Every morning, millions of students from kindergarteners to high schoolers across the nation stand and recite the Pledge of Allegiance; however, a large proportion of these students choose not to participate. This issue stems from a long and controversial debate over whether schools should require that students recite the Pledge, or at least remain quiet while it is recited. Individual patriotism and the controversial “under God” lead to varying degrees of comfort with the tradition and therefore has been made voluntary. However, this in turn has introduced peer pressure that causes students to feel obligated to recite the Pledge when they are no longer required by law. Schools should put their best effort into eliminating this pressure in order to truly uphold each student’s freedom of speech and expression.
According to the Smithsonian Magazine, the Pledge of Allegiance was formally adopted by Congress in 1942. After mounting social pressure, the words “under God” were added in 1954. Initially, the Supreme Court ruled that schools could make recitation compulsory; however, they reversed that decision several years later in West Virginia State Board of Education v. Barnette, declaring that mandatory recitation of the Pledge is unconstitutional because it violates America’s core values of freedom and individual liberty.
The hypocrisy pointed out by the court in Barnette is undeniable. With required recitation, the Pledge would be less meaningful because students would only participate to avoid punishment. The Pledge praises America’s commitment to freedom and, in order to best honor that value, schools should recognize students’ freedom to excuse themselves from participating.
Although a Maryland law prohibits schools from making the Pledge compulsory, there have been several incidents over the years of students receiving punishment for refusing to stand during the Pledge. According to the Washington Post, in 2013 a Damascus High School sophomore had been scolded by her science teacher and sent to the principal’s office because she had remained seated during the Pledge. She later stated that, as a Puerto Rican, she wanted to show her disagreement with U.S. policies towards Puerto Rico.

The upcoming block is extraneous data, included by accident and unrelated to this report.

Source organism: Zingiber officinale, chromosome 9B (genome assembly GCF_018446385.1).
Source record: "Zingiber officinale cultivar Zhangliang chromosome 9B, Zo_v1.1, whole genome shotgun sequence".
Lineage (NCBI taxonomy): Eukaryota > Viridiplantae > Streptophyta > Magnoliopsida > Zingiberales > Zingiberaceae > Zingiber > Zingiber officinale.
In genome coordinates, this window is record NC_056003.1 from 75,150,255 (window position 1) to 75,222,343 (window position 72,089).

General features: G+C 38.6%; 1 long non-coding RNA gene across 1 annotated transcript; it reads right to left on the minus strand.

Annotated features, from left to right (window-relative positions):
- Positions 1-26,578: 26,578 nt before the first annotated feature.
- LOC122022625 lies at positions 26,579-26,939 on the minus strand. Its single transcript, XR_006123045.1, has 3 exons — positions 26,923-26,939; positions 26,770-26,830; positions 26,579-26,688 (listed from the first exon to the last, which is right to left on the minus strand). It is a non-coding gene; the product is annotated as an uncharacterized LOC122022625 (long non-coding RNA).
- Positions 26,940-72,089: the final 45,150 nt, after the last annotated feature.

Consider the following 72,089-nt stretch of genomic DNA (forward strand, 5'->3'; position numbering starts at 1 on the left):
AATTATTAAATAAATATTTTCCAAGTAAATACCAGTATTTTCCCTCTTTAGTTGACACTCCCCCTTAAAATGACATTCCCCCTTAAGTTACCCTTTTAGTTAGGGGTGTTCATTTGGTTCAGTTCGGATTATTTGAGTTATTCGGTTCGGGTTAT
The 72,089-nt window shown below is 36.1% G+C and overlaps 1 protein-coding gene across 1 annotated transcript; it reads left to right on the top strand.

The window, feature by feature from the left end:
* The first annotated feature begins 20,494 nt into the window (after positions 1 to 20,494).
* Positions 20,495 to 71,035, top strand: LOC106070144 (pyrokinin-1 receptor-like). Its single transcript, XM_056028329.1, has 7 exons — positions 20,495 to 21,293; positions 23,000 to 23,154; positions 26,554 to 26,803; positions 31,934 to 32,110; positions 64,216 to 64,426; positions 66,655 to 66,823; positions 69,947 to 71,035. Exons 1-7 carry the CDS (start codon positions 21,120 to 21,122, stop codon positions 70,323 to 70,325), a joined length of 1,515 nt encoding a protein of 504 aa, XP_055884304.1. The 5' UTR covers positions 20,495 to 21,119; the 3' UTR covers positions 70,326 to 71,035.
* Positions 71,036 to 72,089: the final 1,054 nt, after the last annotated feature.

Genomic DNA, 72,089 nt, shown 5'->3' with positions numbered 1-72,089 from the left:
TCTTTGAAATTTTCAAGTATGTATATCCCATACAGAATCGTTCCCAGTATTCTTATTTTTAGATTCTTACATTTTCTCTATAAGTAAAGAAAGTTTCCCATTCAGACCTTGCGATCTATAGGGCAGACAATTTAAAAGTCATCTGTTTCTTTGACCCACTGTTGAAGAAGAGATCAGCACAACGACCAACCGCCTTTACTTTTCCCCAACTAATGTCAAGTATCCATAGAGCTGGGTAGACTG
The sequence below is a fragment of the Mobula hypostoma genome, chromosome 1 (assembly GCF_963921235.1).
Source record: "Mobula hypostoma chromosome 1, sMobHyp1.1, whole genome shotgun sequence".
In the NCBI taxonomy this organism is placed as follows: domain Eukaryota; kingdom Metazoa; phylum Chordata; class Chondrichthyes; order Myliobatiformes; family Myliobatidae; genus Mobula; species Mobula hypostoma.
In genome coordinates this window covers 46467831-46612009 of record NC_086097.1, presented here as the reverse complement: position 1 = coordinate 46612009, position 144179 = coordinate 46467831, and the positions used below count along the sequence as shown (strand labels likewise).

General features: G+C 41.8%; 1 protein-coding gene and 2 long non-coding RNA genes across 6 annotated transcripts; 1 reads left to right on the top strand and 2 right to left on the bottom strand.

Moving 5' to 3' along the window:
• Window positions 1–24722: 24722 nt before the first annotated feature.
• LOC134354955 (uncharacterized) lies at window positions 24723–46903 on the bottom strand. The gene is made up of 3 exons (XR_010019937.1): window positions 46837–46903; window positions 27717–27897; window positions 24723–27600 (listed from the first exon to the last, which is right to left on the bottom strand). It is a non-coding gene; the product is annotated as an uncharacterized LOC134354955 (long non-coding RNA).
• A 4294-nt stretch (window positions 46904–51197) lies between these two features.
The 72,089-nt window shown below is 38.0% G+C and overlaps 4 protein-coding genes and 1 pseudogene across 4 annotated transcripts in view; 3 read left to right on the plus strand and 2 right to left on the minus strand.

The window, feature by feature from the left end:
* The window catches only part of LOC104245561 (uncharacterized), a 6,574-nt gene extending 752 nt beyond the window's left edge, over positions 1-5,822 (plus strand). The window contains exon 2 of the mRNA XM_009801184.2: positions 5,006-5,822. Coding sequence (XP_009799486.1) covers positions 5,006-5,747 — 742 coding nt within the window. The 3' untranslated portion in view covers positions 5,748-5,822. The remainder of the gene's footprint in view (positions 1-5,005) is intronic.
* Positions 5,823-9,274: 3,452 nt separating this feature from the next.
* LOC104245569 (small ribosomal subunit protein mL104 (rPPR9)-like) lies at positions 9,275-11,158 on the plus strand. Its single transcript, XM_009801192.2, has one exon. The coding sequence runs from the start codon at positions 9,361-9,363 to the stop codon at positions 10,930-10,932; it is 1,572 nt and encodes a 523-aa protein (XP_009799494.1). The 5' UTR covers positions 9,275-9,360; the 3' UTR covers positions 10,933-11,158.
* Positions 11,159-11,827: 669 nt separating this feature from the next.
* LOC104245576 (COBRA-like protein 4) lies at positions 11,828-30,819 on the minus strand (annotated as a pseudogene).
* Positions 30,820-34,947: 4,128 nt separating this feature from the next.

Many students decide to stay seated during the Pledge in order to make a political statement, particularly about the inclusion of “under God.” While religion has no place in a declaration of patriotism, Christianity is an ingrained part of American culture that will remain the norm for years to come. But even though the “under God” is most likely here to stay, the rights of students to express their beliefs should always be an option.
Depending on school culture, students can feel pressure from classmates and teachers alike to recite the Pledge. In these cases, schools should make a conscious effort help students feel comfortable whether they decide to sit or stand. Instead of participation being an expectation, schools should normalize that reciting the Pledge is a choice.
Students’ individual backgrounds influence their willingness to participate in reciting the Pledge. Instead of forcing a single way to express patriotism, school administrations should recognize students’ independence and simply present them with the option. Faced with a choice instead of a requirement, students can better explore what allegiance and freedom mean to them on a more personal level.
Article by MoCo Student staff writer Isabella Levine of Richard Montgomery High School